Apart from her threat to cancel the Channel Tunnel if France were to falter in its support for Britain during the Falklands war (`How impolite,' notes M. Attali in his diary), the Elysian view of Mrs Thatcher is a generally sympathetic one: respectful of her determination to pursue closer ties between Europe and the United States (`The United States is just Europe across the Atlantic!'), if increasingly bored with her demands for a reimbursement of Britain's overpayments to the European Community budget. When, at the Fontainebleu Summit of 1984, Mrs Thatcher is finally compelled to accept a compromise budget formula:
She cracks like glass, on the verge of tears. She wants a deal, no matter what. An aston- ishing sight .
Resilient nonetheless, here a year later is Mrs Thatcher at the Luxembourg Sum- mit of 1985, arguing with the Italian pre- mier, Giulio Andreotti, over factory law in the single European market.
Thatcher: 'You are going to destroy busi- nesses with all your regulations. I myself once worked in a three-person business, so I can tell you ..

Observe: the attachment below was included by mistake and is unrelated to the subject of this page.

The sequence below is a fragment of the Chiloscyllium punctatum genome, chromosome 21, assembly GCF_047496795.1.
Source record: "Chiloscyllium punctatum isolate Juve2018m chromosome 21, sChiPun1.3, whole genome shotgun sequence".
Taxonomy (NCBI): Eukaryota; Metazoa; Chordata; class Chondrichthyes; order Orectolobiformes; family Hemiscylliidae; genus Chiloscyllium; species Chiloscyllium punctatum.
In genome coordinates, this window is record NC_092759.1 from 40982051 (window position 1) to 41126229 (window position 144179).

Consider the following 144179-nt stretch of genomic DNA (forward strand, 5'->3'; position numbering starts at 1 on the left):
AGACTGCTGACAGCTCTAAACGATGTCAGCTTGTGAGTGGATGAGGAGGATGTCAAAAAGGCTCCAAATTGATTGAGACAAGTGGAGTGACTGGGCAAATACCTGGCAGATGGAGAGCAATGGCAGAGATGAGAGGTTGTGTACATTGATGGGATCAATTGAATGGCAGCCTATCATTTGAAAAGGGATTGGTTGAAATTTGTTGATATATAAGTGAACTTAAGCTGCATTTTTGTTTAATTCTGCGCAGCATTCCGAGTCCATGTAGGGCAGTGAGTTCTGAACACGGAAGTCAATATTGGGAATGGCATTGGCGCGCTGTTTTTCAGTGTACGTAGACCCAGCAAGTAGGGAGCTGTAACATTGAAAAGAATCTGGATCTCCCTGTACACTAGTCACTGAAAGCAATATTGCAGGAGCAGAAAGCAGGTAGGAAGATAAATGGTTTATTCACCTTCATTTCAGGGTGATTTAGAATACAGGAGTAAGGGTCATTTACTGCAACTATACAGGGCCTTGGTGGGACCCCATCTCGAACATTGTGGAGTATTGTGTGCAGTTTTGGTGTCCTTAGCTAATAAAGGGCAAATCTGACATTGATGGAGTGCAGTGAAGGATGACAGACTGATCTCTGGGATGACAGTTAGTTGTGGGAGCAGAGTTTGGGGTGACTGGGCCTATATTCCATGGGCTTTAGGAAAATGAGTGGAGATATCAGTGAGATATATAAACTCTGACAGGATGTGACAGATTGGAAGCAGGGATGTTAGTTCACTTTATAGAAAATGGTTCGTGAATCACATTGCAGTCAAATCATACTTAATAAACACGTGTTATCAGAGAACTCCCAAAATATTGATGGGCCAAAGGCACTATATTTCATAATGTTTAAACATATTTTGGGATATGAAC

Andreotti: 'And what happened to the other two? They died of industrial diseases, I expect.'
Thatcher: 'This is becoming most discourte- ous.'
Far harsher is the French view of Ronald Reagan, whom M. Attali intro- duces thus:
Once past the obstacle of his charm, it is dif- ficult not to remark on the extraordinary vacuum of his conversation. He is limited to reading small cards which he pulls out of his left-hand inside pocket. Often they contain just five words, ending in a question mark.
The scene shifts to the Ottawa Summit of industrialised nations, where Mr Rea- gan elects to open a session on North- South co-operation with a joke about garden hoses in Mexico:
During this exposé, Suzuki sleeps with his mouth open. Mrs Thatcher powders herself. Francois Mitterrand signs his postcards. Spadolini chats with his sherpa. Schmidt shuffles through his papers and Trudeau verifies meticulously the angle of the red carnation which decorates his buttonhole.
Then on to the Oval Office of the White House, where Dick Allen, National Secu- rity Adviser, chats to M. Attali while Mr Reagan and M. Mitterrand are talking just six feet away. M. Attali records Mr Allen as saying: